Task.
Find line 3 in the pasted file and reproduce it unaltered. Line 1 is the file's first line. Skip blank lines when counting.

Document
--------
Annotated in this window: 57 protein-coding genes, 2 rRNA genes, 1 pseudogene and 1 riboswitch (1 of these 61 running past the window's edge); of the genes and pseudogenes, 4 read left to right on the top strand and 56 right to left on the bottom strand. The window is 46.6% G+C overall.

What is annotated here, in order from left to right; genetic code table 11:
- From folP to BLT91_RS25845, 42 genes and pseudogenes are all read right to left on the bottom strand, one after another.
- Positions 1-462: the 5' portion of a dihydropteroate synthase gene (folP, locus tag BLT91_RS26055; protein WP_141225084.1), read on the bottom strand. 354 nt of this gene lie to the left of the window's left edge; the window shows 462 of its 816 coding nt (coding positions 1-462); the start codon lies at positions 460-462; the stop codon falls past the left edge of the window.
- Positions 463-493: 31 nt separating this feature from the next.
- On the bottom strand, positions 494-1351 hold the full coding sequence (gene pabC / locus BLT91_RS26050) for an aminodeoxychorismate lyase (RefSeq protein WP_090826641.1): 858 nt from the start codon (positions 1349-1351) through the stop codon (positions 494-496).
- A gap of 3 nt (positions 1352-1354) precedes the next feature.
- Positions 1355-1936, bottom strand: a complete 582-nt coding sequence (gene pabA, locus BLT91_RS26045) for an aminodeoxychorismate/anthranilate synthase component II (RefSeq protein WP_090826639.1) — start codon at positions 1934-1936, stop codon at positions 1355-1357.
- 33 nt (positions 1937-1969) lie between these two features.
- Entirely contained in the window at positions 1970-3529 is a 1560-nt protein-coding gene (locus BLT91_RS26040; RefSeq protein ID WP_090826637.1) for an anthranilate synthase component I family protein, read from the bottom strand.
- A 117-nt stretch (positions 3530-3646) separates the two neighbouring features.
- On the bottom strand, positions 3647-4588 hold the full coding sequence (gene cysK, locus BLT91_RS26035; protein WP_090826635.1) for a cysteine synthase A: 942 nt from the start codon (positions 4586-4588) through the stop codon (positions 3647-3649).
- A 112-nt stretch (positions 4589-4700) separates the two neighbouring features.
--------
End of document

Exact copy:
- From folP to BLT91_RS25845, 42 genes and pseudogenes are all read right to left on the bottom strand, one after another.